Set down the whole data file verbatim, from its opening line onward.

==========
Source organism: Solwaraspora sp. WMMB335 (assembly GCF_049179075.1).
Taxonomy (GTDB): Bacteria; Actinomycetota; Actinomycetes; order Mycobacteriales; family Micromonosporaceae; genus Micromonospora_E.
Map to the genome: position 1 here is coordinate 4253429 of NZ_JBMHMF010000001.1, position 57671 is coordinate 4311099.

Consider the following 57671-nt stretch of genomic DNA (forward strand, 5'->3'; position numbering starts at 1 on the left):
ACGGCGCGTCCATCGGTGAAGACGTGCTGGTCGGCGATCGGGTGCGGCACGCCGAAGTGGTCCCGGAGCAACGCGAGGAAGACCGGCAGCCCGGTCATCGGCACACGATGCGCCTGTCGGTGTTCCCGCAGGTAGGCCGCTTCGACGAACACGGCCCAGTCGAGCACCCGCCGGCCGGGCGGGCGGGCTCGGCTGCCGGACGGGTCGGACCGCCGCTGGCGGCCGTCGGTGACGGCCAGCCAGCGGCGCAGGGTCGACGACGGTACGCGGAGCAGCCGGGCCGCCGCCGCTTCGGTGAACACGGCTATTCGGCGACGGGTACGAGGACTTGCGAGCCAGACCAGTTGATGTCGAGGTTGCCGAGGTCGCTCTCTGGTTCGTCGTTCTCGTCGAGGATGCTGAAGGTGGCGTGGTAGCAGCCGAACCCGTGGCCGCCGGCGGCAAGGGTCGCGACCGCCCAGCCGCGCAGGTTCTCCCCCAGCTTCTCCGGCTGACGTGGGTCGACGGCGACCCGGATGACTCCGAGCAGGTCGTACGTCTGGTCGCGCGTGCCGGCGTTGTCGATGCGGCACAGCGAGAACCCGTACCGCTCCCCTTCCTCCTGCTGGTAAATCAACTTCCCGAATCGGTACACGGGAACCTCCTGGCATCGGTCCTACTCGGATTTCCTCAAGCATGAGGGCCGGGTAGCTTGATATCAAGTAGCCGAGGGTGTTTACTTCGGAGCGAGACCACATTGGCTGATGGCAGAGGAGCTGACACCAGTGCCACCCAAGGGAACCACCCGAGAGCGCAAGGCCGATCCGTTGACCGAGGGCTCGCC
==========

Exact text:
Source organism: Solwaraspora sp. WMMB335 (assembly GCF_049179075.1).
Taxonomy (GTDB): Bacteria; Actinomycetota; Actinomycetes; order Mycobacteriales; family Micromonosporaceae; genus Micromonospora_E.
Map to the genome: position 1 here is coordinate 4253429 of NZ_JBMHMF010000001.1, position 57671 is coordinate 4311099.

Consider the following 57671-nt stretch of genomic DNA (forward strand, 5'->3'; position numbering starts at 1 on the left):
ACGGCGCGTCCATCGGTGAAGACGTGCTGGTCGGCGATCGGGTGCGGCACGCCGAAGTGGTCCCGGAGCAACGCGAGGAAGACCGGCAGCCCGGTCATCGGCACACGATGCGCCTGTCGGTGTTCCCGCAGGTAGGCCGCTTCGACGAACACGGCCCAGTCGAGCACCCGCCGGCCGGGCGGGCGGGCTCGGCTGCCGGACGGGTCGGACCGCCGCTGGCGGCCGTCGGTGACGGCCAGCCAGCGGCGCAGGGTCGACGACGGTACGCGGAGCAGCCGGGCCGCCGCCGCTTCGGTGAACACGGCTATTCGGCGACGGGTACGAGGACTTGCGAGCCAGACCAGTTGATGTCGAGGTTGCCGAGGTCGCTCTCTGGTTCGTCGTTCTCGTCGAGGATGCTGAAGGTGGCGTGGTAGCAGCCGAACCCGTGGCCGCCGGCGGCAAGGGTCGCGACCGCCCAGCCGCGCAGGTTCTCCCCCAGCTTCTCCGGCTGACGTGGGTCGACGGCGACCCGGATGACTCCGAGCAGGTCGTACGTCTGGTCGCGCGTGCCGGCGTTGTCGATGCGGCACAGCGAGAACCCGTACCGCTCCCCTTCCTCCTGCTGGTAAATCAACTTCCCGAATCGGTACACGGGAACCTCCTGGCATCGGTCCTACTCGGATTTCCTCAAGCATGAGGGCCGGGTAGCTTGATATCAAGTAGCCGAGGGTGTTTACTTCGGAGCGAGACCACATTGGCTGATGGCAGAGGAGCTGACACCAGTGCCACCCAAGGGAACCACCCGAGAGCGCAAGGCCGATCCGTTGACCGAGGGCTCGCC